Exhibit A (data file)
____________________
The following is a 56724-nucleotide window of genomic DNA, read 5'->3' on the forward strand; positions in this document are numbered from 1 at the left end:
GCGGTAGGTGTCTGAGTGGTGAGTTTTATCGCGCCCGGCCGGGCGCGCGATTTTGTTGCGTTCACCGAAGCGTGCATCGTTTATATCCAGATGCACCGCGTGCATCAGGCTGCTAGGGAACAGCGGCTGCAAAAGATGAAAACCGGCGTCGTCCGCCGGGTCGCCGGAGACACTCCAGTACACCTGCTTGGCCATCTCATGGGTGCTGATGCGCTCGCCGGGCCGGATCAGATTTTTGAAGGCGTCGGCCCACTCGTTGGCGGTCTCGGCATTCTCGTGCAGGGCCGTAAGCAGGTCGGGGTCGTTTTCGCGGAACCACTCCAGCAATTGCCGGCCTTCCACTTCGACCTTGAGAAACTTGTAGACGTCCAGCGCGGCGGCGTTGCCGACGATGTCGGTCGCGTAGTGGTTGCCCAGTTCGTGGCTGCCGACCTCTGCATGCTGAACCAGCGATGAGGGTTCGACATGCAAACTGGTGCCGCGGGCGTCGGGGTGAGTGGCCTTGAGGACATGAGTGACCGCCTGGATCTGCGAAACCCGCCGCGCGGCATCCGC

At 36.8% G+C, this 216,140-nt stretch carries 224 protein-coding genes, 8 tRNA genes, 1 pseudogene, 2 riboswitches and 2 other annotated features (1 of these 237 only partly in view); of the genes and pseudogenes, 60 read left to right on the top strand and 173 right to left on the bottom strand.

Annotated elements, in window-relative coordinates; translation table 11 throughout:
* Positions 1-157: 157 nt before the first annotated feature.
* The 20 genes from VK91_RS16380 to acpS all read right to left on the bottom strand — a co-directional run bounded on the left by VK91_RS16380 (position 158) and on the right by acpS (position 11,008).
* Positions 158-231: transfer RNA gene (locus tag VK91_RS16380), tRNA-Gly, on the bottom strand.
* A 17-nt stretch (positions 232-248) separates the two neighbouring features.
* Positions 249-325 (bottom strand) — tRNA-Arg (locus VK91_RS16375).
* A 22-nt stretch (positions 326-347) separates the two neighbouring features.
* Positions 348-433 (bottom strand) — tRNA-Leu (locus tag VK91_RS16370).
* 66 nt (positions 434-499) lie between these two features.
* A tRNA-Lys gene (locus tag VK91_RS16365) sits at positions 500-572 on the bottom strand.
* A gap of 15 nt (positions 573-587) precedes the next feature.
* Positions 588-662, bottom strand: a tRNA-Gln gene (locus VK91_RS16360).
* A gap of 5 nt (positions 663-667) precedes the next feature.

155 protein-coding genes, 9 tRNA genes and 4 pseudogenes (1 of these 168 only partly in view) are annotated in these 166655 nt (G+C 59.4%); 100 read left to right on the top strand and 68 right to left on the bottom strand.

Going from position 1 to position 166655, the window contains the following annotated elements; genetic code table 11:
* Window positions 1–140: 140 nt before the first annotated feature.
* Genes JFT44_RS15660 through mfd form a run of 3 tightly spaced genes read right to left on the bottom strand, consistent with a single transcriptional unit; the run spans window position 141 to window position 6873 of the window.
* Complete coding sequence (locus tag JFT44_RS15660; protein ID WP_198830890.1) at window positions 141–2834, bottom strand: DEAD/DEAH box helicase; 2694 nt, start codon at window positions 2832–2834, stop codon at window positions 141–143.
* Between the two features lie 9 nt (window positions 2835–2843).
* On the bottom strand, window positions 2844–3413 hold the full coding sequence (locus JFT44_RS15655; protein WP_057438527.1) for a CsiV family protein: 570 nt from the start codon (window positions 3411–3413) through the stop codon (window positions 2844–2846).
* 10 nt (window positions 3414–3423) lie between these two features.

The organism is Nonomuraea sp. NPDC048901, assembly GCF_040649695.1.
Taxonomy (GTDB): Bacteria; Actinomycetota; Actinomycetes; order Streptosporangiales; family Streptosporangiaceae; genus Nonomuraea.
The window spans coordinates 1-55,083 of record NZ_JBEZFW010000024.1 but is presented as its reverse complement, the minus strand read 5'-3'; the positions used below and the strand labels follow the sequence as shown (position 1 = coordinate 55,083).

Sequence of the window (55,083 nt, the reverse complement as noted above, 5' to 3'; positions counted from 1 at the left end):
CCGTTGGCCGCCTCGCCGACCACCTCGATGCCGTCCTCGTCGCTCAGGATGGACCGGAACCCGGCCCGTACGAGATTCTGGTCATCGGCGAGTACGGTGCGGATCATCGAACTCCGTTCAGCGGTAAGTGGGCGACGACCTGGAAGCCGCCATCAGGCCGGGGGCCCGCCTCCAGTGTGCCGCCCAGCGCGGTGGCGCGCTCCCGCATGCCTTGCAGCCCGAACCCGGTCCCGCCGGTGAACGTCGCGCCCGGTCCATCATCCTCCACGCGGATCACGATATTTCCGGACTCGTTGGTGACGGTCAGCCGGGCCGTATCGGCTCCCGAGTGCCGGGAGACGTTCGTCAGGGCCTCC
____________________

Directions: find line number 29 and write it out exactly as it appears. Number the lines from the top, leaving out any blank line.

CCGTTGGCCGCCTCGCCGACCACCTCGATGCCGTCCTCGTCGCTCAGGATGGACCGGAACCCGGCCCGTACGAGATTCTGGTCATCGGCGAGTACGGTGCGGATCATCGAACTCCGTTCAGCGGTAAGTGGGCGACGACCTGGAAGCCGCCATCAGGCCGGGGGCCCGCCTCCAGTGTGCCGCCCAGCGCGGTGGCGCGCTCCCGCATGCCTTGCAGCCCGAACCCGGTCCCGCCGGTGAACGTCGCGCCCGGTCCATCATCCTCCACGCGGATCACGATATTTCCGGACTCGTTGGTGACGGTCAGCCGGGCCGTATCGGCTCCCGAGTGCCGGGAGACGTTCGTCAGGGCCTCC